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Osteoporos Int. 2018 Nov 21. doi: 10.1007/s00198-018-4768-2. [Epub ahead of print]

Socioeconomic status and risk of osteoporotic fractures and the use of DXA scans: data from the Danish population-based ROSE study.

Author information

1
National Institute of Public Health, University of Southern Denmark, Studiestræde 6, DK-1355, Copenhagen K, Denmark. tho@niph.dk.
2
OPEN - Odense Patient Data Explorative Network, Department of Clinical Research, University of Southern Denmark and Odense University Hospital, Odense, Denmark.
3
Department of Endocrinology, Odense University Hospital, Odense, Denmark.
4
Department of Rheumatology, Odense University Hospital, Odense, Denmark.
5
Department of Clinical Research, University of Southern Denmark, Odense, Denmark.
6
Department of Endocrinology, Hospital of Southwest Denmark, Esbjerg, Denmark.
7
Odense University Hospital, Odense, Denmark.
8
National Institute of Public Health, University of Southern Denmark, Studiestræde 6, DK-1355, Copenhagen K, Denmark.
9
Department of Clinical Research, Hospital of Southern Norway, Kristiansand, Norway.
10
Department of Political Science, Aarhus University, Aarhus, Denmark.

Abstract

There is a need of studies exploring the link between socioeconomic status and DXA scans and osteoporotic fracture, which was the aim of the present study. No differences in socioeconomic status and risk of osteoporotic fractures were found. However, women with further/higher education and higher income are more often DXA-scanned.

INTRODUCTION:

Lower socioeconomic status is known to be associated with a range of chronic conditions and with access to health care services. The link between socioeconomic status and the use of DXA scans and osteoporotic fracture, however, needs to be explored more closely. Therefore, the aim of this study was to examine the relationship between socioeconomic status and both DXA scan utilization and major osteoporotic fractures (MOF) using a population-based cohort of Danish women and national registers.

METHODS:

The study included 17,155 women (65-81 years) sampled from the Risk-stratified Osteoporosis Strategy Evaluation study (ROSE). Information on socioeconomic background, DXA scans, and MOFs was retrieved from national registers. Competing-risk regression analyses were performed. Mean follow-up was 4.8 years.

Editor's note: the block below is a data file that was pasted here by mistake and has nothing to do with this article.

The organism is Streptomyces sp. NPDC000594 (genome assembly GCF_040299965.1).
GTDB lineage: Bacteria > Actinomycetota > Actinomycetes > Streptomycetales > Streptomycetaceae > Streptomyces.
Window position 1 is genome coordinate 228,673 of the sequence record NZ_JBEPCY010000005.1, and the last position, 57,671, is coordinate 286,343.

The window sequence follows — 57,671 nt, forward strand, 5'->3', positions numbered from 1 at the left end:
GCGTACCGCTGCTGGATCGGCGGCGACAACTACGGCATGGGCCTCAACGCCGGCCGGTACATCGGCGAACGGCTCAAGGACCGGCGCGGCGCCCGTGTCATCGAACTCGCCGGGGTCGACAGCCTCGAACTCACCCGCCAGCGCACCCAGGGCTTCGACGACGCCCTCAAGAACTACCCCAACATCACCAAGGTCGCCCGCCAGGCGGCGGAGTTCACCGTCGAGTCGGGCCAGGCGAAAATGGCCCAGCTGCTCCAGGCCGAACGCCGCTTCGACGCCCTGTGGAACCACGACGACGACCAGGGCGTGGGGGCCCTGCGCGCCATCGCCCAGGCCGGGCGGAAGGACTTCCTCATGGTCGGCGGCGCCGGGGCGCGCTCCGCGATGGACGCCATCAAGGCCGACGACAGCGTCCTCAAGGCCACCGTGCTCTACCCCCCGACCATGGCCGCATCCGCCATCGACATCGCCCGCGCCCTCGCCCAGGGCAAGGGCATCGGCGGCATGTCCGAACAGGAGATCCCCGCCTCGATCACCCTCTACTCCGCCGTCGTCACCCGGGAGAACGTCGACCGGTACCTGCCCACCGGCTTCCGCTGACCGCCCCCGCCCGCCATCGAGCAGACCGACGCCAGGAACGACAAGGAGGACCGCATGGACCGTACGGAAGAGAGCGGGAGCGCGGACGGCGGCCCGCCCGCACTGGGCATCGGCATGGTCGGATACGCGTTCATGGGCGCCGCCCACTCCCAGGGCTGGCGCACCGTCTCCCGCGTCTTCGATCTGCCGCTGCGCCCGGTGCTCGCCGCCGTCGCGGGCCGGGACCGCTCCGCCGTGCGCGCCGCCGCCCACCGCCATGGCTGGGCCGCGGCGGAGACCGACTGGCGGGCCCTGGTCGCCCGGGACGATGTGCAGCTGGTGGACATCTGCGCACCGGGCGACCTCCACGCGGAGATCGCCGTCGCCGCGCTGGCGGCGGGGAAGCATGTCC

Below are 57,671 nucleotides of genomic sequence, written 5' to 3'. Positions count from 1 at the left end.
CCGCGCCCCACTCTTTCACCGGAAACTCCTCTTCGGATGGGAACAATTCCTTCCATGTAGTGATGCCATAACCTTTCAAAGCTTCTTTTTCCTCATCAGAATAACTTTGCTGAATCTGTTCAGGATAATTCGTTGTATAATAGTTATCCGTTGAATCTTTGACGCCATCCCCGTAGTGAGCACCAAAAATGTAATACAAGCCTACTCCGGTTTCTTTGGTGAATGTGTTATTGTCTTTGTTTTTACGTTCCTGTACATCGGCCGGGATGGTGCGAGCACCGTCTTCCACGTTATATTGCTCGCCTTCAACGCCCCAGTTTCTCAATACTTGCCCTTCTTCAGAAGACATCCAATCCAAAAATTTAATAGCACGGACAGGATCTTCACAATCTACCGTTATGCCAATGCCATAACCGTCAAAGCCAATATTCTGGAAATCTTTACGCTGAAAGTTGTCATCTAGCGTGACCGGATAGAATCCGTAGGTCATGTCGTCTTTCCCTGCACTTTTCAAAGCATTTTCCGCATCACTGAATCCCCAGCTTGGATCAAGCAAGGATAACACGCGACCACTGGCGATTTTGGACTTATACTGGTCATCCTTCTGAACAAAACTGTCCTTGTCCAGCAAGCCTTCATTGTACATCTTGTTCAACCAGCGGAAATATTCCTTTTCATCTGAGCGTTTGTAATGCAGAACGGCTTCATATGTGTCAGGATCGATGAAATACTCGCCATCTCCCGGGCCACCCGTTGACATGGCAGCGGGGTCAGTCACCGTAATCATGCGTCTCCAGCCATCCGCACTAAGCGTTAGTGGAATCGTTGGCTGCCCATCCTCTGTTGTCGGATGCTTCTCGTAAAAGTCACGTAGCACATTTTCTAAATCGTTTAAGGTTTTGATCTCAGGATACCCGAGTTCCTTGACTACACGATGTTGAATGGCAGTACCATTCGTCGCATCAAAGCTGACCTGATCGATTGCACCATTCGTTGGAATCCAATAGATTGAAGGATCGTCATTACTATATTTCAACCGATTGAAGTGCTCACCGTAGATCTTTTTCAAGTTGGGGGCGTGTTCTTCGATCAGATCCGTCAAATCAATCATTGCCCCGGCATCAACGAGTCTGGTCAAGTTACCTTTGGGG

RESULTS:

A total of 4245 women had a DXA scan (24.7%) and 1719 (10.0%) had an incident MOF during follow-up. Analyses showed that women with basic education had a lower probability of undergoing DXA scans than women with further or higher education (greater than upper secondary education and vocational training education) (subhazard ratio (SHR) = 0.82; 95% CI 0.75-0.89, adjusted for age and comorbidity). Moreover, women with disposable income in the low and medium tertiles had a lower probability of undergoing DXA scans than women in the high-income tertile (SHR = 0.90; 95% CI 0.84-0.97 and SHR = 0.88, 95% CI 0.82-0.95, respectively, adjusted for age and comorbidity). No association between socioeconomic background and probability of DXA was found in adjusted analyses.

CONCLUSION:

The study found no differences in risk of osteoporotic fractures depending on socioeconomic status. However, women with further or higher education as well as higher income are more often DXA-scanned.

KEYWORDS:

DXA scan; Osteoporotic fractures; Socioeconomic inequality in health; Socioeconomic status; Women

PMID:
30465216
DOI:
10.1007/s00198-018-4768-2

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